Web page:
Furthermore, risk based approaches can also impact how you monitor transactions, so understanding well the identity and therefore the risk it may pose to your business helps to apply proper risk-level policies to your clients likely reducing the amount of alerts to handle.
Sanctions and PEP Screening
Speaking of time consuming compliance activities, sanctions screening is tedious because of the large number of false positives. The reason is simple, you don’t want to miss the real bad guy, and because of that, systems are built to cast a wide net, and they end up with large numbers of false positives. If you miss a real entity, the fines can be substantial, but more importantly, you may miss someone funding terrorism and that can have terrible consequences.
The key is once again to quickly understand as much as you can about the actual individual or business you are evaluating vs the one that is on the sanctions list. You need to be reasonably sure fast. The digital footprint of users, their affiliation and affinities, negative news, can help paint the picture and decide whether is someone you need to be worried about or not.
PEPs are usually thrown into the Sanctions mix. Though the operational requirements if a true PEP is identified are quite different, the overall process of evaluation is very similar.
This is where IdentityMind started, protecting ecommerce merchants from rejecting too many transactions, and reducing chargebacks by understanding digital identities. We also have written in detail about the ROI case for digital identities in a previous blog posts, you can read more about it by clicking below.
In ecommerce, repetitive users are usually a very normal part of the customer base. The value of understanding who the user is regardless of what device is used, what payment instrument (e.g. credit card, PayPal, digital wallet, bank account) is being used, what shipping address products are shipping to, or if purchasing digital goods versus shipping goods is fundamental. In the majority of the cases, you want to streamline their transactions. In certain instances, you can have zero time in reviewing transactions from these users. Understanding who they are helps you greatly reduce the false positives, and provide a better user experience to your most important clients.
Now, it is important also to quickly identify account takeover — see below — and make sure you are not confusing a fraudster with a good user.
Getting through the good users faster also reduces the scope of the transactions you need to review, and that makes your fraud team more efficient and work on all those projects that are usually on hold because they are spending their time on manual reviews.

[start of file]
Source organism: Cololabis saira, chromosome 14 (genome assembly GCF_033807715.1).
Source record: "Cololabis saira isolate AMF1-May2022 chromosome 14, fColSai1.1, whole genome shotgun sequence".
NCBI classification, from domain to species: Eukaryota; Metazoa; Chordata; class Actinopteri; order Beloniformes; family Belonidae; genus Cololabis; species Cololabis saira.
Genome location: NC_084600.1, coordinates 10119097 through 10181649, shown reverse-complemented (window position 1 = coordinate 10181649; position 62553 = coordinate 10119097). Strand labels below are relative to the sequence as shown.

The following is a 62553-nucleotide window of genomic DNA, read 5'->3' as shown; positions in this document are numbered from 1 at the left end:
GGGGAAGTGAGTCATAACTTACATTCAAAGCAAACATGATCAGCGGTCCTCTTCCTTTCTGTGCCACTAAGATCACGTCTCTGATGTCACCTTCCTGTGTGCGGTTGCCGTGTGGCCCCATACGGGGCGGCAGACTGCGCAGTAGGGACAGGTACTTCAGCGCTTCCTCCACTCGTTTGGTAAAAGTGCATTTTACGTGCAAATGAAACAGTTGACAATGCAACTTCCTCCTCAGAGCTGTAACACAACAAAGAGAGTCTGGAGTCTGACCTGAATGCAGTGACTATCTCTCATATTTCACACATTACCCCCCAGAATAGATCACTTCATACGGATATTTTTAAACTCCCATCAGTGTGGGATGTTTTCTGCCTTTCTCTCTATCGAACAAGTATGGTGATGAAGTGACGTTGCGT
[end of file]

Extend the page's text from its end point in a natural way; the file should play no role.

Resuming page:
Account Origination Fraud
While some of the KYC concepts apply for preventing account origination fraud, the digital aspects of the account creation online allow for evaluating specific risk indicators. By tracking many parameters about individuals you can identify serial fraudsters. Interestingly, in the same way you can recognize good users, you are also digitally identifying fraudsters.
The “beginner” fraudsters are easy to recognize through simple parameters like devices. More serious fraudsters go past this and the common attributes are harder to keep track off, therefore the more attributes you track as part of the digital identity of the user, the more likely you are going to be able to catch the real fraudsters.
The more sophisticated fraudsters are sometimes very difficult to catch by looking only at your data. Either you or your provider should be able to provide consortium data, like IdentityMind does.
Without an understanding of the digital aspects of an identity, a reasonable methodology for authentication, and behavioral profile, it is incredibly hard to reliably prevent account fraud. Understanding the identity of your users involves knowing their identity and how they generally behave.
Many companies rely on a single aspect like authorized devices, but this causes unnecessary friction to good clients who have to re-authenticate when they operate from different devices.
Knowing much more about your client can better protect from account takeovers as well as improve customer experience.
The discussion on Digital Identities has changed in the past few years, and it has especially changed in the last 12 months. Financial institutions are starting to deploy initiatives specific to digital identities and the value on many aspects is becoming apparent, not only in customer experience, but in risk and compliance. There’s still a long way to go, but we are getting there.